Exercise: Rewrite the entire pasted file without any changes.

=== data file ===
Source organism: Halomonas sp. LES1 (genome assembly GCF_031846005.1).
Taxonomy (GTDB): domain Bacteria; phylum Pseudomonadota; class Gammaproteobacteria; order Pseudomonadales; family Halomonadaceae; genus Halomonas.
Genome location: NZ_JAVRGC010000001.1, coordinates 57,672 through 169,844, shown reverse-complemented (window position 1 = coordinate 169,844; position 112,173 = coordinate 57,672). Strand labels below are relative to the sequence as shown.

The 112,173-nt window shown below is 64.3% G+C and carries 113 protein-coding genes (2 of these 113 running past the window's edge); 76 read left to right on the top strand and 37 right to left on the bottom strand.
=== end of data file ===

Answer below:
Source organism: Halomonas sp. LES1 (genome assembly GCF_031846005.1).
Taxonomy (GTDB): domain Bacteria; phylum Pseudomonadota; class Gammaproteobacteria; order Pseudomonadales; family Halomonadaceae; genus Halomonas.
Genome location: NZ_JAVRGC010000001.1, coordinates 57,672 through 169,844, shown reverse-complemented (window position 1 = coordinate 169,844; position 112,173 = coordinate 57,672). Strand labels below are relative to the sequence as shown.

The 112,173-nt window shown below is 64.3% G+C and carries 113 protein-coding genes (2 of these 113 running past the window's edge); 76 read left to right on the top strand and 37 right to left on the bottom strand.